Timing of tourniquet release in total knee arthroplasty when using a postoperative blood salvage drain.

Department of Orthopedic Surgery, Palo Alto Health Care Stystem, Palo Alto, California 94304, USA.
The Journal of arthroplasty (Impact Factor: 2.37). 05/2008; 24(4):539-42. DOI: 10.1016/j.arth.2008.01.302
Source: PubMed

ABSTRACT The purpose of this study is to examine the effect of a postoperative blood salvage drain and timing of tourniquet release on the maximal hematocrit drop after total knee arthroplasty. Thirty-seven total knees were prospectively randomized into either an early or late tourniquet release group. Hematocrit drop and drainage amounts were recorded. We found no significant difference in maximal hematocrit drop, drainage amounts, or total surgical time between the groups. We conclude that the use of a blood salvage drain should not influence the surgeon's preference on timing of tourniquet release in total knee arthroplasty.

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    ABSTRACT: It is still controversial on the optimal timing of tourniquet used in total knee arthroplasty (TKA). Most previous studies focused on the comparison of different tourniquet application in controversial TKA, while the aim of our work was to compare three strategies of tourniquet application in minimally invasive TKA. 90 patients were enrolled in this study. Based on the different tourniquet application strategies, they were divided into three groups. Group A: using tourniquet during the whole surgery; Group B: tourniquet inflated before incision and deflated after the hardening of the cement; Group C: using tourniquet during the cementation. Blood loss and serum levels of C-reactive protein, IL-6, creatine kinase and myoglobin were checked preoperatively. The HSS knee score, VAS pain score, range of motion (ROM), limb swelling and hospital stays were also recorded. The mean levels of Hb and Hct were lower in Group C (104.2 ± 10.4 g/L, 31.8 ± 3.2 %) than those in Groups A (111.4 ± 14.4 g/L, p = 0.035; 34.1 ± 4.1 %, p = 0.032) and B (112.8 ± 14.3 g/L, p = 0.013; 34.5 ± 3.7 %, p = 0.011) immediately after the surgery. Compared with Groups A and B, both serum inflammation and muscle damage markers were lower in Group C. There were no significant differences between the groups in terms of HSS knee score, ROM, estimated blood loss, swelling ratio, VAS pain score and hospital stays. Using a tourniquet full time in minimally invasive TKA causes less intraoperative blood loss and more excessive inflammation and muscle damage. However, the advantage of part-time using tourniquet did not show in early functional outcomes.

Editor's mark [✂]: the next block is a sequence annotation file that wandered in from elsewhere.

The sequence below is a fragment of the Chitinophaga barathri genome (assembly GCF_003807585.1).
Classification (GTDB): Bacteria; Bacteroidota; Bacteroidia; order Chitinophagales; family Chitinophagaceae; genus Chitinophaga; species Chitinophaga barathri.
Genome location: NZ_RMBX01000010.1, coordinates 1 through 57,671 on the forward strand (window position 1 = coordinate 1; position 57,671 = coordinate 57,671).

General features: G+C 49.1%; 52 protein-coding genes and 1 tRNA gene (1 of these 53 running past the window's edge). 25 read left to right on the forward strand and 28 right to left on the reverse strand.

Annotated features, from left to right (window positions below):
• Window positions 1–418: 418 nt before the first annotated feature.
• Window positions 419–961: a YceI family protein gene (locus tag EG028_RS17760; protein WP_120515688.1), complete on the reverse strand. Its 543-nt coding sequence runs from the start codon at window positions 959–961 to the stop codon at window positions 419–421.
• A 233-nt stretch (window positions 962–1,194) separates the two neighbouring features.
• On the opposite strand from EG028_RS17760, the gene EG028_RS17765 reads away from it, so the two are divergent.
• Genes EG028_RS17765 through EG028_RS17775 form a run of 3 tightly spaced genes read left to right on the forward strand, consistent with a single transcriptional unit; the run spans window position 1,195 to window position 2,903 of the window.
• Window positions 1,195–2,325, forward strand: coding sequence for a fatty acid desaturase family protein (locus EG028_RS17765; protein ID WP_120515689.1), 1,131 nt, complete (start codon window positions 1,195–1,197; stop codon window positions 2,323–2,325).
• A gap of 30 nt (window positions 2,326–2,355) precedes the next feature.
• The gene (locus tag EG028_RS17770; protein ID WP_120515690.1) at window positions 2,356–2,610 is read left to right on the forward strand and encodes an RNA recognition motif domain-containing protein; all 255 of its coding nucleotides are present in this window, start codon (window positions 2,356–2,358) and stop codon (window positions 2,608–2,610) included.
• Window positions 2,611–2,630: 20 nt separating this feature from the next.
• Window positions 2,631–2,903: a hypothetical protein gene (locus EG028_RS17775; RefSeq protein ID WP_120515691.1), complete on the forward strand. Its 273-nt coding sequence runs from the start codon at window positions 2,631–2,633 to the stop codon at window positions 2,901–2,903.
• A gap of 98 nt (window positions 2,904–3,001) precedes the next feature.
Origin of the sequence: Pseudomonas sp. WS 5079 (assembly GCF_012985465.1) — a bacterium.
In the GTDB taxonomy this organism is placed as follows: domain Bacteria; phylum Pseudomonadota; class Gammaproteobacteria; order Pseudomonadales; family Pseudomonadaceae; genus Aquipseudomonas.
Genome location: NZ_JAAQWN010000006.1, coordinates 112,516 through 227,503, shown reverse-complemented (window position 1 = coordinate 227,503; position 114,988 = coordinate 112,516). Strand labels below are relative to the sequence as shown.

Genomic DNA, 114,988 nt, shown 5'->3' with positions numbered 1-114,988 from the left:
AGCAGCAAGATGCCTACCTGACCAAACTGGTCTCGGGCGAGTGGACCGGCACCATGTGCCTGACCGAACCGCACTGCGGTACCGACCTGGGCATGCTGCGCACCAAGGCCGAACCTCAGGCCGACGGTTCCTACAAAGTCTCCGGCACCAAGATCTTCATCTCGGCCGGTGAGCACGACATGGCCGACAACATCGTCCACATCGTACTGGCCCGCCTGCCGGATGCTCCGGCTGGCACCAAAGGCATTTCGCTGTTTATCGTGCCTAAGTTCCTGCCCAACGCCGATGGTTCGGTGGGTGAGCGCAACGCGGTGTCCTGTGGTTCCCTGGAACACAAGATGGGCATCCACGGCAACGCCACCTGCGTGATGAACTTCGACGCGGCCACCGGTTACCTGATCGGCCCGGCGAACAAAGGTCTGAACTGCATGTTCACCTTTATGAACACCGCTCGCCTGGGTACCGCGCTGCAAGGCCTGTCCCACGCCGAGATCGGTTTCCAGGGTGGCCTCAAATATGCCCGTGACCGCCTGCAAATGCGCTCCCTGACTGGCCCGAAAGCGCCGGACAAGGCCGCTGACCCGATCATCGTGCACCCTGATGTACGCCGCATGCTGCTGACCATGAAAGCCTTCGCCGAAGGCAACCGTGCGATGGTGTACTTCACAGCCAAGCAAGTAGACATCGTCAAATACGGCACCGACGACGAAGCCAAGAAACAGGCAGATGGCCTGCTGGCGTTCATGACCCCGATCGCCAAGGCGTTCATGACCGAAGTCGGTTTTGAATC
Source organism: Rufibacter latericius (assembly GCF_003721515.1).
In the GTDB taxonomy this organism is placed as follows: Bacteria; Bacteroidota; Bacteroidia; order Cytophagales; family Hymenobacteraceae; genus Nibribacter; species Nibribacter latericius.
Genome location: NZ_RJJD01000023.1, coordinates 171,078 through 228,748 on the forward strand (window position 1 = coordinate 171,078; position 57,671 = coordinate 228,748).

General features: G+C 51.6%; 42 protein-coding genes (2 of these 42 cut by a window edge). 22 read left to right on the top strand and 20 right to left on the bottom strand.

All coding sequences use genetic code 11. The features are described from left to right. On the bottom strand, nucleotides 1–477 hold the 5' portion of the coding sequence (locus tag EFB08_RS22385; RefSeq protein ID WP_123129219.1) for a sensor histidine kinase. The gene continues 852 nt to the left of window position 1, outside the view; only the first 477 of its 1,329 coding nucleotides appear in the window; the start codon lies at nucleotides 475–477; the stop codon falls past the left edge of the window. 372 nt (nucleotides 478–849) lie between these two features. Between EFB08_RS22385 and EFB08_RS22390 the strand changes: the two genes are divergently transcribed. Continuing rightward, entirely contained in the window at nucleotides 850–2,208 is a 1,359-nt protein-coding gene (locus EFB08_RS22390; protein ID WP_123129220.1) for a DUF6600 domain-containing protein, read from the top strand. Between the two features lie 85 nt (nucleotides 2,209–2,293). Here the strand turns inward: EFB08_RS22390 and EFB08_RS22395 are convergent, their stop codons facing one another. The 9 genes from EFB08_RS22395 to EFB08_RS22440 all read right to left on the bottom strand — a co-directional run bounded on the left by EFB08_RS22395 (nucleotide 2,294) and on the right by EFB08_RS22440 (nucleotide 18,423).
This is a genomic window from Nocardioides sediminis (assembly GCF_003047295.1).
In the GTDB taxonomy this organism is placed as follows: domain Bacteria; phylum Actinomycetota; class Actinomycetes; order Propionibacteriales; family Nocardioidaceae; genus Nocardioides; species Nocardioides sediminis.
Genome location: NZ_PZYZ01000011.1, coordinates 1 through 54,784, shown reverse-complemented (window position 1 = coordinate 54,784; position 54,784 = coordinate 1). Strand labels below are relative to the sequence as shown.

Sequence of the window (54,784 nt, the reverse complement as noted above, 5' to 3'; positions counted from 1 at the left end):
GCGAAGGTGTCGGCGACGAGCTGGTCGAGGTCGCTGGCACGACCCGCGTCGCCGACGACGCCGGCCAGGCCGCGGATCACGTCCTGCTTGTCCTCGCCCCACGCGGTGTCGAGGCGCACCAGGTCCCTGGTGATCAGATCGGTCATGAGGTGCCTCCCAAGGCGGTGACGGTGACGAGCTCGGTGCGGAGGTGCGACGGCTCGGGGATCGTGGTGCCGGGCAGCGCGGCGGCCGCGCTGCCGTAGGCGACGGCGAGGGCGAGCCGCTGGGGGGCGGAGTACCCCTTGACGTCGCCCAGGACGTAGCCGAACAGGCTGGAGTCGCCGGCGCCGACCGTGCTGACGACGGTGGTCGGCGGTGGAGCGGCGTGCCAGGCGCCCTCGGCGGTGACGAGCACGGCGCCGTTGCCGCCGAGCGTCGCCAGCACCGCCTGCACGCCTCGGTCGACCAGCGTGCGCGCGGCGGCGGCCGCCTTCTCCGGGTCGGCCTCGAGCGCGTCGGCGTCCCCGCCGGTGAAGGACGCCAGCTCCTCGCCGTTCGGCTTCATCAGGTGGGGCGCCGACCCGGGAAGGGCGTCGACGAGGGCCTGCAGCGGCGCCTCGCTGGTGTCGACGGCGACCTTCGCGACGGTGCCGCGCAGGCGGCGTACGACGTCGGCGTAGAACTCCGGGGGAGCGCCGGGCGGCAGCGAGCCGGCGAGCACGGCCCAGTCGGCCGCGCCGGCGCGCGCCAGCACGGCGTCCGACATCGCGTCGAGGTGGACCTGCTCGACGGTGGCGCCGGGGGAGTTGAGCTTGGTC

Archives of Orthopaedic and Trauma Surgery 02/2014; 134(4). DOI:10.1007/s00402-014-1948-1 · 1.36 Impact Factor
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    ABSTRACT: The purpose of this study is to examine our hypothesis that releasing tourniquet intraoperatively before wound closure is better than releasing postoperatively after wound closure and bandaging. We carried out a systematic review using meta-analysis of selected randomized controlled trials comparing tourniquet releasing before and after wound closure in TKA. The results showed that tourniquet releasing before wound closure significantly increased the total blood loss (p < 0.00001), calculated blood loss (p < 0.0001) as well as postoperative blood loss (p = 0.007). However, it decreased the risk of both minor (p = 0.0007) and major complications (p = 0.05).The available evidence indicated that releasing tourniquet before wound closure for hemostasis increased perioperative blood loss. Nevertheless, the risk of complications decreased significantly when the tourniquet was released before wound closure.
    The Journal of Arthroplasty 01/2014; DOI:10.1016/j.arth.2014.07.034 · 2.37 Impact Factor
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    ABSTRACT: Background The aim of this study is to evaluate the effects of tourniquet release before wound closure for hemostasis or after wound closure in cemented total knee arthroplasty (TKA).Methods We conducted a meta-analysis and review work on relevant clinical outcomes to evaluate the effects of the timing of tourniquet release in cemented TKA. Electronic databases were searched for relevant randomized controlled trials (RCTs) that compared outcomes of tourniquet release before wound closure for hemostasis with tourniquet release after wound closure. The methodological quality of each included RCT was assessed in terms of the 12-item scale. The meta-analysis was performed with STATA 12.0 software.ResultsEleven RCTs involving 651 patients with 670 TKAs were included in this meta-analysis. Of these, 332 patients (342 knees) were in an early tourniquet release group and 319 patients (328 knees) in the late tourniquet release group. The results showed that there were no significant differences in overt blood loss, hemoglobin drop, and blood transfusions, whereas the tourniquet release after wound closure might increase the risks of overall complications and major complications.Conclusions Tourniquet release before wound closure for hemostasis might reduce the rate of complications, but it could not limit overall blood loss. The current evidences are not enough to indicate that tourniquet release before wound closure is superior to its release after wound closure in cemented TKA.
    Journal of Orthopaedic Surgery and Research 12/2014; 9(1):125. DOI:10.1186/s13018-014-0125-0 · 1.58 Impact Factor